The delisting of cannabis grown in Thailand on June 9, 2022, was a breakthrough moment for today’s new cash crop. Not only are cannabis farmers elated that such a step has been taken, it has triggered the establishment of an abundance of cannabis dispensaries in Bangkok and other popular tourist destinations in Thailand, including Chiang Mai, Pattaya, Phuket, and many islands.
Vulnerable populations such as children accessing cannabis has also become a hot-button issue. Thailand’s Ministry of Public Health (MOPH) was initially criticized by some for its policy of allowing cannabis to be sold with few restrictions. On June 17, 2022, the MOPH followed up with the Announcement Re: Controlled Herbs (Cannabis) under the Thai Traditional Medical Knowledge Act, which seemed to implement a viable mechanism to control cannabis dispensaries. This announcement contained prohibitions on selling cannabis to vulnerable populations and on smoking cannabis in public. Furthermore, the draft Cannabis and Hemp Act has included provisions related to sales and distribution channels and advertisements for particular dispensaries. However, the draft act has been delayed due to disagreements among the political parties during the reading of the legislation, and is unlikely to be implemented in the remainder of this year. The tug-of-war among the political parties has caused concerns about whether the country’s cannabis policy will be revisited and cannabis relisted as a narcotic.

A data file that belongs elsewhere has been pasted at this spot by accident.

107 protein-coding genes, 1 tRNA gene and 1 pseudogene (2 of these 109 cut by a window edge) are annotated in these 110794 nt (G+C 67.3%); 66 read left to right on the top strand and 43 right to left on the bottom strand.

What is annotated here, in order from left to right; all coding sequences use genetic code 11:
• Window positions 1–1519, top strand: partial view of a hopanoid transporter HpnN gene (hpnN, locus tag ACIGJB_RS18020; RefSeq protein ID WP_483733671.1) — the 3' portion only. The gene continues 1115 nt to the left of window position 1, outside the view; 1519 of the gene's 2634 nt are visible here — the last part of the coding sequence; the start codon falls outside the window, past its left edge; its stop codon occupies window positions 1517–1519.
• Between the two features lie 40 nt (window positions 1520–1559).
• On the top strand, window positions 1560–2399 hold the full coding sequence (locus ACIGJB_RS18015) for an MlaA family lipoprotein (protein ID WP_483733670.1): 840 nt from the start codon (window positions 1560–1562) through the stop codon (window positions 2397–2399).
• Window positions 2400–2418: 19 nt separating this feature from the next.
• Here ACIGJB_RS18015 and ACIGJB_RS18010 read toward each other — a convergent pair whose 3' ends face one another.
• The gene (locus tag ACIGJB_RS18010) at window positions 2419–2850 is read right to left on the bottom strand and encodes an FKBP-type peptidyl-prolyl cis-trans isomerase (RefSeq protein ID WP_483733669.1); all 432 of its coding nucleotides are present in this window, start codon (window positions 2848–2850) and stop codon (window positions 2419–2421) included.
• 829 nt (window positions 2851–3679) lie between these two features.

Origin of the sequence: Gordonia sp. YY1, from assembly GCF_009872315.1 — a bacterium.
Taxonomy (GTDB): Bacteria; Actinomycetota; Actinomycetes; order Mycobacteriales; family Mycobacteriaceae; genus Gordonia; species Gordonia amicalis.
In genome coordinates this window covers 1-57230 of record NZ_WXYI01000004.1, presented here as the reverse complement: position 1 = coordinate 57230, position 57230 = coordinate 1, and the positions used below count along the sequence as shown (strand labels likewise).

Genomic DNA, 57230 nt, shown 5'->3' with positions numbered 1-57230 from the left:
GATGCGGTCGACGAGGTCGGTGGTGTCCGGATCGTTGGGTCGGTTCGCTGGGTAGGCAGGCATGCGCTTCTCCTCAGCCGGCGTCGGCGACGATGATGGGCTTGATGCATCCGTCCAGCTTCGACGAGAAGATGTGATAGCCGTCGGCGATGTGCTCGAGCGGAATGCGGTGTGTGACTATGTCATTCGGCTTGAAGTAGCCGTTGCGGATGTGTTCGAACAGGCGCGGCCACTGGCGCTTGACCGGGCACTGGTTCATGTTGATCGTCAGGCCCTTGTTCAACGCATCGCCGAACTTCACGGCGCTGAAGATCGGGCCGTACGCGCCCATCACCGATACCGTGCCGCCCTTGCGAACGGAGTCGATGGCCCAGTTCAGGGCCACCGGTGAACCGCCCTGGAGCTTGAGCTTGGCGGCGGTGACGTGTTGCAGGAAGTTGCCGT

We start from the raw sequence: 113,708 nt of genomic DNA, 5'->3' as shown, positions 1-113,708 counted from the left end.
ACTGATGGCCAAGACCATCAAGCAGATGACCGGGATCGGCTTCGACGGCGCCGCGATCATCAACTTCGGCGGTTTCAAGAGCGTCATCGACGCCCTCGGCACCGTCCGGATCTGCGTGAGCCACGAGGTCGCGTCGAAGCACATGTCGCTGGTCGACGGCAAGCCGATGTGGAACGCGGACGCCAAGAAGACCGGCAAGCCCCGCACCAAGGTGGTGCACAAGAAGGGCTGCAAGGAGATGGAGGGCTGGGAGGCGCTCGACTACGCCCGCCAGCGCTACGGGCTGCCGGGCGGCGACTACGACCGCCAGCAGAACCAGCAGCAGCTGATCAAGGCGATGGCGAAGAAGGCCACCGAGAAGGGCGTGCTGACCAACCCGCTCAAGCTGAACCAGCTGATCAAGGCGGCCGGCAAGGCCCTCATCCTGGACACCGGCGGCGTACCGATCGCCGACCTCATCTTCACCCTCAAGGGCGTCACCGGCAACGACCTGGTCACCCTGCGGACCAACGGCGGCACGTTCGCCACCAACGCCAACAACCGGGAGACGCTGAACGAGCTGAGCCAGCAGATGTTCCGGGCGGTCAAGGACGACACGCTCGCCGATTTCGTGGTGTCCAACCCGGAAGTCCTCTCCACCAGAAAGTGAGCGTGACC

Although it is unknown when the draft Cannabis and Hemp Act will be implemented, the MOPH has invested much effort in closing any loopholes that would allow the misuse of cannabis. The minister of the MOPH has announced that the MOPH announcement of June 17, 2022, will be repealed and replaced by the November 11, 2022, Announcement Re: Controlled Herbs (Cannabis). Unlike the prior announcement, the new announcement states that only the inflorescence of marijuana (Cannabis sativa) is a controlled herb. This means any dispensaries that sell such inflorescence must obtain a license from the MOPH first. Dispensaries that sell other parts of the marijuana plant (but not inflorescence) or hemp will not need a license. Similar to the prior announcement, it is prohibited to sell marijuana inflorescence to any person under the age of twenty, or to a pregnant or breastfeeding women. In addition, the new announcement also disallows the following:
- Selling marijuana inflorescence for smoking at a dispensary shop;
- Selling marijuana inflorescence through a vending machine, electronic channel, or computer network;
- Advertising marijuana inflorescence through any channel.
Dispensaries and online e-commerce platforms will be most affected by this new announcement, which may prove to be a powerful mechanism for moving the liberalization of cannabis forward while waiting for the draft Cannabis and Hemp Act to be implemented. Nonetheless, the legislative procedures in Thailand are complex. According to the Thai Traditional Medical Knowledge Act, MOPH announcements must be published in the Government Gazette before they can be implemented. However, the cabinet prefers that this new MOPH announcement not be published in the Government Gazette at this time—instead suggesting that the new announcement first be reviewed by the Office of the Narcotics Control Board (ONCB) at the Ministry of Justice. After receiving comments from the ONCB, the MOPH may need to revise the announcement.
Dispensaries and online e-commerce platforms therefore need to keep their focus on the progress of this new announcement, as it will greatly impact how they engage in their burgeoning cannabis businesses in Thailand once it is published. For more information on this MOPH announcement, or on any of Thailand’s cannabis-related regulations, please contact Dr. Atthachai Homhuan at [email protected].